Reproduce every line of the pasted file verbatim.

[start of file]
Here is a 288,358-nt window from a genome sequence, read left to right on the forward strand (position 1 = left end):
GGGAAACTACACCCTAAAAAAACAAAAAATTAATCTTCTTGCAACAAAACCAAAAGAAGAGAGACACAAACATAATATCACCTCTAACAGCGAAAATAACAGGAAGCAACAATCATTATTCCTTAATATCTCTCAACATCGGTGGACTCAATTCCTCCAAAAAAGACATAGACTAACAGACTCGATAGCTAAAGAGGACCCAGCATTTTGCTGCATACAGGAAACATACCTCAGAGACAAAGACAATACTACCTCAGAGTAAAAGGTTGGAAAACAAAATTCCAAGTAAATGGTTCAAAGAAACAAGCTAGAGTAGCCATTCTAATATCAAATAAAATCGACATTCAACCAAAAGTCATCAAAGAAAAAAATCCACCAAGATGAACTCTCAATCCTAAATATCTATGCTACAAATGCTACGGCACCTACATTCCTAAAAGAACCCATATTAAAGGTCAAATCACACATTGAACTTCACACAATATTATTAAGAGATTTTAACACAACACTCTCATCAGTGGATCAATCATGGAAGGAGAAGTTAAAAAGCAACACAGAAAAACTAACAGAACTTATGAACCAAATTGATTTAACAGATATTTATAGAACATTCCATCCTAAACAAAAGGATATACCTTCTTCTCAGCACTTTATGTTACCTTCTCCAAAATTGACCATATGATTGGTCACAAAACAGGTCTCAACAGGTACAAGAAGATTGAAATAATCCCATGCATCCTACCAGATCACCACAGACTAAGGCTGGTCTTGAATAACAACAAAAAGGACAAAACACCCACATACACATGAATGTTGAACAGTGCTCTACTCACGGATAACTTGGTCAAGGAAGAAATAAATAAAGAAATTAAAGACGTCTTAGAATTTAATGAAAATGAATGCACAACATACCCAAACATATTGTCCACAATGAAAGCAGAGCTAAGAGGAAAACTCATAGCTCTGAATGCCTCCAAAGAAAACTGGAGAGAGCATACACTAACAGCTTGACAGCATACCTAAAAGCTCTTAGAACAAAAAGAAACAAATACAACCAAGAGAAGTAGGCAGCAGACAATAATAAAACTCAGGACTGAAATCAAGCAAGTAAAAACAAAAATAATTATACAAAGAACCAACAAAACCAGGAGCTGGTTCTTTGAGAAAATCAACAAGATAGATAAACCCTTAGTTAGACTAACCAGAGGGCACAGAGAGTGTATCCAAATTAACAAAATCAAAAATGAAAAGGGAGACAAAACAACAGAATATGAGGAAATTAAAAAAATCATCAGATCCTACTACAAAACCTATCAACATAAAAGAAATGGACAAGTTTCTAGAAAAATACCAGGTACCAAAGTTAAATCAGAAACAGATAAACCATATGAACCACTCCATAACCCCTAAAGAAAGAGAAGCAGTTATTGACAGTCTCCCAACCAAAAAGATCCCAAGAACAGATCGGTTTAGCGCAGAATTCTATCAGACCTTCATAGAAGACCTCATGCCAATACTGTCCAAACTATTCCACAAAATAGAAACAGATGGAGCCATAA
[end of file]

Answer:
Here is a 288,358-nt window from a genome sequence, read left to right on the forward strand (position 1 = left end):
GGGAAACTACACCCTAAAAAAACAAAAAATTAATCTTCTTGCAACAAAACCAAAAGAAGAGAGACACAAACATAATATCACCTCTAACAGCGAAAATAACAGGAAGCAACAATCATTATTCCTTAATATCTCTCAACATCGGTGGACTCAATTCCTCCAAAAAAGACATAGACTAACAGACTCGATAGCTAAAGAGGACCCAGCATTTTGCTGCATACAGGAAACATACCTCAGAGACAAAGACAATACTACCTCAGAGTAAAAGGTTGGAAAACAAAATTCCAAGTAAATGGTTCAAAGAAACAAGCTAGAGTAGCCATTCTAATATCAAATAAAATCGACATTCAACCAAAAGTCATCAAAGAAAAAAATCCACCAAGATGAACTCTCAATCCTAAATATCTATGCTACAAATGCTACGGCACCTACATTCCTAAAAGAACCCATATTAAAGGTCAAATCACACATTGAACTTCACACAATATTATTAAGAGATTTTAACACAACACTCTCATCAGTGGATCAATCATGGAAGGAGAAGTTAAAAAGCAACACAGAAAAACTAACAGAACTTATGAACCAAATTGATTTAACAGATATTTATAGAACATTCCATCCTAAACAAAAGGATATACCTTCTTCTCAGCACTTTATGTTACCTTCTCCAAAATTGACCATATGATTGGTCACAAAACAGGTCTCAACAGGTACAAGAAGATTGAAATAATCCCATGCATCCTACCAGATCACCACAGACTAAGGCTGGTCTTGAATAACAACAAAAAGGACAAAACACCCACATACACATGAATGTTGAACAGTGCTCTACTCACGGATAACTTGGTCAAGGAAGAAATAAATAAAGAAATTAAAGACGTCTTAGAATTTAATGAAAATGAATGCACAACATACCCAAACATATTGTCCACAATGAAAGCAGAGCTAAGAGGAAAACTCATAGCTCTGAATGCCTCCAAAGAAAACTGGAGAGAGCATACACTAACAGCTTGACAGCATACCTAAAAGCTCTTAGAACAAAAAGAAACAAATACAACCAAGAGAAGTAGGCAGCAGACAATAATAAAACTCAGGACTGAAATCAAGCAAGTAAAAACAAAAATAATTATACAAAGAACCAACAAAACCAGGAGCTGGTTCTTTGAGAAAATCAACAAGATAGATAAACCCTTAGTTAGACTAACCAGAGGGCACAGAGAGTGTATCCAAATTAACAAAATCAAAAATGAAAAGGGAGACAAAACAACAGAATATGAGGAAATTAAAAAAATCATCAGATCCTACTACAAAACCTATCAACATAAAAGAAATGGACAAGTTTCTAGAAAAATACCAGGTACCAAAGTTAAATCAGAAACAGATAAACCATATGAACCACTCCATAACCCCTAAAGAAAGAGAAGCAGTTATTGACAGTCTCCCAACCAAAAAGATCCCAAGAACAGATCGGTTTAGCGCAGAATTCTATCAGACCTTCATAGAAGACCTCATGCCAATACTGTCCAAACTATTCCACAAAATAGAAACAGATGGAGCCATAA